What exactly is a wetland?

Wetlands are areas that are either permanently or seasonally wet, and the soil and the plant community has adapted to that water. Many types of wetlands exist, each with a community of plants adapted to specific conditions that are determined by the hydrology (the source, quantity, and quality of the water supply), and the underlying soil chemistry.

Some wetlands, such as fens or sedge meadows, may be fed by subsurface or surfacing groundwater. Others, such as a floodplain forest, are periodically flooded by overflowing rivers or streams. Still others, such as bogs or vernal pools, capture rainwater in depressions or basins on the land. Marshes are areas with plants that normally grow in relatively shallow water, while a swamp is much like a marsh that is forested.

For more information:

Show All Answers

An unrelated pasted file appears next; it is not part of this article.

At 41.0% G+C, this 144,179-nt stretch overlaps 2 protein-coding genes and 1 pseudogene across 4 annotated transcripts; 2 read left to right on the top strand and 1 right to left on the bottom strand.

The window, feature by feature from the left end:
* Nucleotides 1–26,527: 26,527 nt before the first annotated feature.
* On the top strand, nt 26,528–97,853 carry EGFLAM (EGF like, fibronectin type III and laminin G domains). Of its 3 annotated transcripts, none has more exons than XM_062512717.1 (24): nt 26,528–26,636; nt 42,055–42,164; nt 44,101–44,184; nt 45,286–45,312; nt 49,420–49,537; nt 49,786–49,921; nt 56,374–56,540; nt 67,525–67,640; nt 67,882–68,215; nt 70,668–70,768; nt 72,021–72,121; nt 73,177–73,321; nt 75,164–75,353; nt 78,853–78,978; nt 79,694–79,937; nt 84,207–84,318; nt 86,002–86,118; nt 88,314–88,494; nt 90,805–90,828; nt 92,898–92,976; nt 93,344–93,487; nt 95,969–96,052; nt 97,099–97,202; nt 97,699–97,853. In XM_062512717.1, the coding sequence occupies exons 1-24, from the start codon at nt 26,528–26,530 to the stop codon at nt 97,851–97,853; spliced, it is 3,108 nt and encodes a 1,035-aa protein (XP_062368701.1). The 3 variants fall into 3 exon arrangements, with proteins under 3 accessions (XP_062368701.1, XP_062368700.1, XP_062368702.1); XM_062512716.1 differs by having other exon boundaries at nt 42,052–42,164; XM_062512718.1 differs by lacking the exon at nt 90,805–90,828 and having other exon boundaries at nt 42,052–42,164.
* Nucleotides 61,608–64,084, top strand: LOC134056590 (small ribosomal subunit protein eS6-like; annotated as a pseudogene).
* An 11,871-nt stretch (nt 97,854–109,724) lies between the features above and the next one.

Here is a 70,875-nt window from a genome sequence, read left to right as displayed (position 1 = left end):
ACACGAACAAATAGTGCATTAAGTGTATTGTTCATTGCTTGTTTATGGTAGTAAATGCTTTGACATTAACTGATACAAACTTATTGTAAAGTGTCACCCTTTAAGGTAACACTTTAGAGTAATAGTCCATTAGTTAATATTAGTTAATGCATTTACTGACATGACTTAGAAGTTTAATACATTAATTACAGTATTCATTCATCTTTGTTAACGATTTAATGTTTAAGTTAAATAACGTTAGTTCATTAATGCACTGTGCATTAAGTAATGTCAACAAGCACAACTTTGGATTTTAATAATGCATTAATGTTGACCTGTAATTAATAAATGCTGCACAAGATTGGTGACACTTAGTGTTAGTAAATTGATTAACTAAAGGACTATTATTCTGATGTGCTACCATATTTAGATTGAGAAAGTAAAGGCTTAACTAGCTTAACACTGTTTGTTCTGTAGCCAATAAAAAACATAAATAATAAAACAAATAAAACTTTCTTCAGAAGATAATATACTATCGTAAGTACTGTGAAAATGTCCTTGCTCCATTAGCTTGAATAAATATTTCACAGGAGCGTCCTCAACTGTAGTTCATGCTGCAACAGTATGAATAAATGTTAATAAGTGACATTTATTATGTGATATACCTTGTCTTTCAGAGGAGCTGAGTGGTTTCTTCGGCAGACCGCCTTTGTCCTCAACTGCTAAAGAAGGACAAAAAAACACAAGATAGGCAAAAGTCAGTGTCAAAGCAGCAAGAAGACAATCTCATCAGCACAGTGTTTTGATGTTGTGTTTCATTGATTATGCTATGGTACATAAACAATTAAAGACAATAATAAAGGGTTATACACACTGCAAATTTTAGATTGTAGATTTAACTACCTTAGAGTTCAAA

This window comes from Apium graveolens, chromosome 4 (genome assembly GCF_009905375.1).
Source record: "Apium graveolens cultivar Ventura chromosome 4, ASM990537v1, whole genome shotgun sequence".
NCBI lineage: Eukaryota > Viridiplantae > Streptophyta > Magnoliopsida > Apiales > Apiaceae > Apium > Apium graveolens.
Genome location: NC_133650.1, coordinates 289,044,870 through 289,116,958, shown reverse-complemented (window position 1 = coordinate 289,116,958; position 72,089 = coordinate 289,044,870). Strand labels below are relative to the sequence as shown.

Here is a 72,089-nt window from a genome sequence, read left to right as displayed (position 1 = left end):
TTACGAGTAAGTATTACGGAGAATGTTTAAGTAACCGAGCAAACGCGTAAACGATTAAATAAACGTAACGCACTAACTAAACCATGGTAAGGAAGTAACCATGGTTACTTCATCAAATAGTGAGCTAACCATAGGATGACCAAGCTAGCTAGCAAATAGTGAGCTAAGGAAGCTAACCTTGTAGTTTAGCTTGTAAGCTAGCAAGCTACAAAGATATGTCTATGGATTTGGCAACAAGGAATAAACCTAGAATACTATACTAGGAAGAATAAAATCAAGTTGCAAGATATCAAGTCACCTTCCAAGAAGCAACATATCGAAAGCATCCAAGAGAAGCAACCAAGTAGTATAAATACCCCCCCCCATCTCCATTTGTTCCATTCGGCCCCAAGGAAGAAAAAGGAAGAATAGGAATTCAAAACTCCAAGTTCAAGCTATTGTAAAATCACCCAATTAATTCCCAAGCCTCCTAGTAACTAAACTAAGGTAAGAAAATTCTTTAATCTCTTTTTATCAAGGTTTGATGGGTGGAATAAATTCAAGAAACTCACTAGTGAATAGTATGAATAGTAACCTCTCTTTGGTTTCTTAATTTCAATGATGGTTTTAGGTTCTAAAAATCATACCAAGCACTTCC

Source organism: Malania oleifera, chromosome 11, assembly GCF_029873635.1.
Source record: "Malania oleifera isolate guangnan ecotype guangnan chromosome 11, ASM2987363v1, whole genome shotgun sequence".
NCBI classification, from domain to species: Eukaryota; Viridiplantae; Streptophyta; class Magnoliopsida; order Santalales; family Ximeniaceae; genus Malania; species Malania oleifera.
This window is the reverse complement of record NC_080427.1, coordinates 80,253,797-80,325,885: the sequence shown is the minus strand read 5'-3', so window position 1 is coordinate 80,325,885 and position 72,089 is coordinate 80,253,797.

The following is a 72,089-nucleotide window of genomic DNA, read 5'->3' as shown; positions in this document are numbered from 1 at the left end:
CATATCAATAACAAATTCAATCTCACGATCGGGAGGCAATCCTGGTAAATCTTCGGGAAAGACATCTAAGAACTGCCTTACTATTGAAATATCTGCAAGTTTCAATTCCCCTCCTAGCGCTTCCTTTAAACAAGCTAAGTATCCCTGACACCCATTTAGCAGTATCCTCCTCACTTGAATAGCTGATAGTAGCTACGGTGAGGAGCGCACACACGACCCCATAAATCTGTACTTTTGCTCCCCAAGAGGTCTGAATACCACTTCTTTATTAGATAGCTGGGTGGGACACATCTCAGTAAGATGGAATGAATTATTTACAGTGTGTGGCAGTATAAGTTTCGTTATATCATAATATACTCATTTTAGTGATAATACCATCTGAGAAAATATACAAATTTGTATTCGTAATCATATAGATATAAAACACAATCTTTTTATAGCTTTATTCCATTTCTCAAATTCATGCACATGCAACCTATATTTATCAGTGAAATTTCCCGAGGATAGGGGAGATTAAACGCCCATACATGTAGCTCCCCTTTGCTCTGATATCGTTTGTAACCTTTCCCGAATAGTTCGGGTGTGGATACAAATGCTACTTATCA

1. Help! I have beavers! What do I do?
2. What is the Wetlands Protection Act?
3. What should I do if I see someone breaking environmental laws?
4. What can I do to help maintain the health of wetland areas?
5. I have an underground oil tank. How do I prevent leaks and/or deal with spills?
6. What is a Stormwater Management Policy?
7. What is a Flood Zone? Am I in one?
8. What is a Floodplain? Am I in one?
9. What about emergency tree removal?
10. Do I need a permit to cut trees and brush?
11. How do I get a wetland delineation?
12. I’m thinking about buying property. How will I know if there will be wetland issues?
13. How do I know if I have wetlands or other resources?
14. What is a vernal pool?
15. Do I need a permit?
16. What is a Buffer Zone?
17. Why do we protect wetlands?
18. What are the common wetland resource areas found in Upton?
19. What exactly is a wetland?